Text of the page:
The argument is about Midcentury Masters.

On August 6, the design gallerist Patrick Parrish published comparisons between the new items from West Elm alongside furniture classics by icons like George Nelson, Hans Wegner, and Charlotte Perriand on his blog; many of the new pieces are dead ringers for the older works. As Parrish—who is a design expert and possesses more knowledge about furniture than the average consumer—pointed out, the Commune Low Cushion Ottoman shares the same inverted pyramid legs as a Bruce Goff c. 1957 ottoman. The Commune Tufted Ottoman looks eerily like Danish designer Kaare Klint’s c. 1933 ottoman. Parrish then made six more comparisons—and the likeness is uncanny in all of ’em. Mere coincidence?

“Some people felt that [our designs] were too close to the real thing to the original,” says Roman Alonso, one of Commune’s cofounders. “I think that’s something people need to be careful with [saying] because [the furniture pieces referenced] are part of design history. We all look at the past and we look at our heroes and whatever we love. Hopefully we’re bringing newness through that knowledge and experience.”

Alonso acknowledges that the collection treads into derivative territory, though he believes that Commune was acting more from a point of honoring the innovations that historic designers contributed to the canon. “Maybe we did get a little too close to those people, and now I look back and I’m a little uncomfortable by it,” he says. “I really don’t feel like there was anything done with any other intention than to bring really great things and design at a more accessible price to bring into their homes.”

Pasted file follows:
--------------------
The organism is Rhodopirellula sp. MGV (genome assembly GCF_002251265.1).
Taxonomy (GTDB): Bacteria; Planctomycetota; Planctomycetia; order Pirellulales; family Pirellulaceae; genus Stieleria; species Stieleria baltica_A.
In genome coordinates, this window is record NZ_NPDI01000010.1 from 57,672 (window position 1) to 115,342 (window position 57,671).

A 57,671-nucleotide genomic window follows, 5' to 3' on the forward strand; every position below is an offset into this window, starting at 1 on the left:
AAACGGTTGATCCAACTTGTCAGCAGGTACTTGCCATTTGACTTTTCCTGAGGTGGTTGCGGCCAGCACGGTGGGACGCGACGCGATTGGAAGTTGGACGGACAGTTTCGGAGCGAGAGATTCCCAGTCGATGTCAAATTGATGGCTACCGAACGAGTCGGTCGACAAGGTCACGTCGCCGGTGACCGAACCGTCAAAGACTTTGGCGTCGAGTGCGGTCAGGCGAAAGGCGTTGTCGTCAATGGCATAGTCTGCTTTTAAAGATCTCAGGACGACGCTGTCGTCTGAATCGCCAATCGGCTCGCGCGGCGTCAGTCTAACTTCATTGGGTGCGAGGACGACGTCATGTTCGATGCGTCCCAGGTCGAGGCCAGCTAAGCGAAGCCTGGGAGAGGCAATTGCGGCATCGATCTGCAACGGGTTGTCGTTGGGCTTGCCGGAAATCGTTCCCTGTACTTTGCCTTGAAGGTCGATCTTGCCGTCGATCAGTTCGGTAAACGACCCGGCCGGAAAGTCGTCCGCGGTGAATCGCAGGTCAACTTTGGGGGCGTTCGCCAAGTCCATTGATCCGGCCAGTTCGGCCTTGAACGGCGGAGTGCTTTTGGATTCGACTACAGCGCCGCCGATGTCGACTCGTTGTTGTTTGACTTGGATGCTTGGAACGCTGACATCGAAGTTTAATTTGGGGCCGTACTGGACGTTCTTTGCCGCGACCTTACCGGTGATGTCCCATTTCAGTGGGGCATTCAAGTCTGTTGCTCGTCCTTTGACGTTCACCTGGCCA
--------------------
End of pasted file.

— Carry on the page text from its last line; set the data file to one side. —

Tracing their design process, and how ideas are molded into finished consumer products, offers some insight into how the project veered into questionable territory.

Alonso explains that when West Elm invited Commune to design a collection, the only directive was for the team to create pieces that the studio’s designers would like to have in their own homes. It was an opportunity to create affordable items that have the same eclectic, California-modern aesthetic Commune instills in its residential interiors—typically commissioned by wealthy clients. “We’ve never been snobs about design and recognize that good design comes at all price points and sometimes from the most unexpected sources,” Alonso says.

The 1.5-year-long design process began with inspiration boards that featured pinups of their favorite things; works from the Eameses, Perriand, Jean Prouve, Richard Neutra, Rudolph Schindler, and Frank Lloyd Wright made cameos. “There might be between 5 and 20 references to create one piece of furniture,” Alonso says. “But the first thing is always function—how it’s used and how it may fit into an environment. Then we look at the design, how it’s put together, and how it’s built.”

For the Commune Leather Sling chair, Alonso says he and his team mined a number of influences. The overall idea originated in the classic Mexican Butaque chair—a form that Alonso recalled from his childhood growing up in Latin America. He also admired the work of Clara Porset—a Cuban-born designer who worked with Luis Barragan but is little known. That reference, and particularly the stitching she used, made it into the final piece.

The inspiration board also included images of the Kangaroo chair Pierre Jeanneret designed for Chandigarh. Meanwhile, to inform the Commune Storage Bench, the designers looked at the Eames Storage Unit, and Perriand’s modular Nuage shelving for Cassina.

The iterating that occurs when the realities of mass production come into play also influenced the final pieces. After Commune made its preliminary sketches, the fabricators weighed in on whether or not they were structurally sound and mass producible at the price point West Elm wanted. Materials changed, silhouettes were simplified, and entire products got nixed. Eventually, the 100 or so designs that Commune sent to West Elm were whittled down to the 30 or so objects that are on sale.